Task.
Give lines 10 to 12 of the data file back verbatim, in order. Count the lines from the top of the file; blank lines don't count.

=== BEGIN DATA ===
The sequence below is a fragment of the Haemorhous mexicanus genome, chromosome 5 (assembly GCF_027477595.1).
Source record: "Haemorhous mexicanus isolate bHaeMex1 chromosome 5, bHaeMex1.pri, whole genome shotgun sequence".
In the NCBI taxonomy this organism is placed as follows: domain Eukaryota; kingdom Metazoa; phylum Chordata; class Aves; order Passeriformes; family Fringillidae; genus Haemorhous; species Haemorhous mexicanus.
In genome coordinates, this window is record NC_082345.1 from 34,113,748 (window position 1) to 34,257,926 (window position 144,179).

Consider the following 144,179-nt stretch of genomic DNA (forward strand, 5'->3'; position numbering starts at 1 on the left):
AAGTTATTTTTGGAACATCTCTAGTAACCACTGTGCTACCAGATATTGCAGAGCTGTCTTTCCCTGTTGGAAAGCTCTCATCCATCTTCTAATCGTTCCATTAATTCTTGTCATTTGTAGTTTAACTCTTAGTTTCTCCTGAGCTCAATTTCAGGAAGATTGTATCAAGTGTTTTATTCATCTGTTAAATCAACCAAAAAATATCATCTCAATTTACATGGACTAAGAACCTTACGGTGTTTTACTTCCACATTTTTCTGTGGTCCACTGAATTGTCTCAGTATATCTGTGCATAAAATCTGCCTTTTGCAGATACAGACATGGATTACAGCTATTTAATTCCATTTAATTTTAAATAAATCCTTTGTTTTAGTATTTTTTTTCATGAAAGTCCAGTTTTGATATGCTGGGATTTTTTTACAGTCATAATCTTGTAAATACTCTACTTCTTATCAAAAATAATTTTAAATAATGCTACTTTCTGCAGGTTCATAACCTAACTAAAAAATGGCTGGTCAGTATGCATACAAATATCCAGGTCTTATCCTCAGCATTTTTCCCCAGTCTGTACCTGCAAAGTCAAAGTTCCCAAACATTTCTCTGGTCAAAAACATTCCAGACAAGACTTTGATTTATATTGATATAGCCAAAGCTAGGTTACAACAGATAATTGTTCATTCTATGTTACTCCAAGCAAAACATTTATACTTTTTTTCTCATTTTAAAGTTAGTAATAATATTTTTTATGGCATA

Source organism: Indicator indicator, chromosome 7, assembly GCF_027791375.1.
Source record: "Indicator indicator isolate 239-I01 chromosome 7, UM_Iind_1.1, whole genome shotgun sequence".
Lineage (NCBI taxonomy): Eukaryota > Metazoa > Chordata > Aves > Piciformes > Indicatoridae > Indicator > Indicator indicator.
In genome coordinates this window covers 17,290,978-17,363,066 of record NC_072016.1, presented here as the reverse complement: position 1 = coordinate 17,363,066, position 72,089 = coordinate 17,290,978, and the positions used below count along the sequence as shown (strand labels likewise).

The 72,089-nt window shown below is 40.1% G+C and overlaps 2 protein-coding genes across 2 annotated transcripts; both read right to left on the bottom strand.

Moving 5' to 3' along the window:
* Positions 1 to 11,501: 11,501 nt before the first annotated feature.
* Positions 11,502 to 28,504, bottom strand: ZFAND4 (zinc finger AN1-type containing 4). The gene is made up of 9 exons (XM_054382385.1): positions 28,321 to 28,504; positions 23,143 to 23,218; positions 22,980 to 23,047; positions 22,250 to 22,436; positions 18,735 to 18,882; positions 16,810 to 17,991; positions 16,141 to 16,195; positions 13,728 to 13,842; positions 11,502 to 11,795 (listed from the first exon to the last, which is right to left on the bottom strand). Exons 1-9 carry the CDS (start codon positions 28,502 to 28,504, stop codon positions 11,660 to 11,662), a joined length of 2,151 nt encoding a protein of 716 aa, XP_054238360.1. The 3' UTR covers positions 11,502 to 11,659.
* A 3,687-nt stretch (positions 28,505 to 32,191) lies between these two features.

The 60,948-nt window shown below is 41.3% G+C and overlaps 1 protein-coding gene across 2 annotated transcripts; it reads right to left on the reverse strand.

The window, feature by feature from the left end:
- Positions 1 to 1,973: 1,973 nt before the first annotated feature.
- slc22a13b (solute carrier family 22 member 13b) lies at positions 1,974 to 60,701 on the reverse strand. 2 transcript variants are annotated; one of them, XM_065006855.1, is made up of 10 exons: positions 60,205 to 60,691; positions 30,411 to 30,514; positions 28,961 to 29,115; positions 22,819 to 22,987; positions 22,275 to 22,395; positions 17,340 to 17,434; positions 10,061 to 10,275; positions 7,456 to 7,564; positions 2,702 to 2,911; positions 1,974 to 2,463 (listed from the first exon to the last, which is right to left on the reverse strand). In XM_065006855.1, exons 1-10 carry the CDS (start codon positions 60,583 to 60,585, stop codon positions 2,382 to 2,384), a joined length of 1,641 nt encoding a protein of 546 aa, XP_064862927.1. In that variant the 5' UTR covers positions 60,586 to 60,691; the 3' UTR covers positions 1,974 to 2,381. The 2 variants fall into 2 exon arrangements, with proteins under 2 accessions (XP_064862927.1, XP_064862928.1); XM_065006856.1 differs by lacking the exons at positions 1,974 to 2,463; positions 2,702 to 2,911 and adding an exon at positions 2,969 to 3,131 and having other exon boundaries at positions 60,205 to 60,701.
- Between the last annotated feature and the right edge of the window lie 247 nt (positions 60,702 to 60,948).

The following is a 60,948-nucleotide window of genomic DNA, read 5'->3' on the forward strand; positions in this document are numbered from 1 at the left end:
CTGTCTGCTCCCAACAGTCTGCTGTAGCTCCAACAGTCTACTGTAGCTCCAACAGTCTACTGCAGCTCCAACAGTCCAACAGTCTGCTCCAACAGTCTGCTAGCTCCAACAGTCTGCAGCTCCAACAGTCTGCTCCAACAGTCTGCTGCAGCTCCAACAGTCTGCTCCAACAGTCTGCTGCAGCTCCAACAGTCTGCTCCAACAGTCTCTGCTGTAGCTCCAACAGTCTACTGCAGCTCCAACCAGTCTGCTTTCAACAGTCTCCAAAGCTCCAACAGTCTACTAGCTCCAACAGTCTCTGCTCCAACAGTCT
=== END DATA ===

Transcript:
In genome coordinates this window covers 17,290,978-17,363,066 of record NC_072016.1, presented here as the reverse complement: position 1 = coordinate 17,363,066, position 72,089 = coordinate 17,290,978, and the positions used below count along the sequence as shown (strand labels likewise).

The 72,089-nt window shown below is 40.1% G+C and overlaps 2 protein-coding genes across 2 annotated transcripts; both read right to left on the bottom strand.

Moving 5' to 3' along the window: